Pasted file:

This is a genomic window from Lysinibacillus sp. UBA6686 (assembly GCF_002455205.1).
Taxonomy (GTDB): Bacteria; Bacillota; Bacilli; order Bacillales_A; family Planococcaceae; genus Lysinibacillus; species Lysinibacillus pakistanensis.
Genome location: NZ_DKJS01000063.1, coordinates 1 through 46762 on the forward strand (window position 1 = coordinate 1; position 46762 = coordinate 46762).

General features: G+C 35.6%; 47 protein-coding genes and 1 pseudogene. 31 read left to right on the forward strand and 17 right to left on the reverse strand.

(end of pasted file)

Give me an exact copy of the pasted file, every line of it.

This is a genomic window from Lysinibacillus sp. UBA6686 (assembly GCF_002455205.1).
Taxonomy (GTDB): Bacteria; Bacillota; Bacilli; order Bacillales_A; family Planococcaceae; genus Lysinibacillus; species Lysinibacillus pakistanensis.
Genome location: NZ_DKJS01000063.1, coordinates 1 through 46762 on the forward strand (window position 1 = coordinate 1; position 46762 = coordinate 46762).

General features: G+C 35.6%; 47 protein-coding genes and 1 pseudogene. 31 read left to right on the forward strand and 17 right to left on the reverse strand.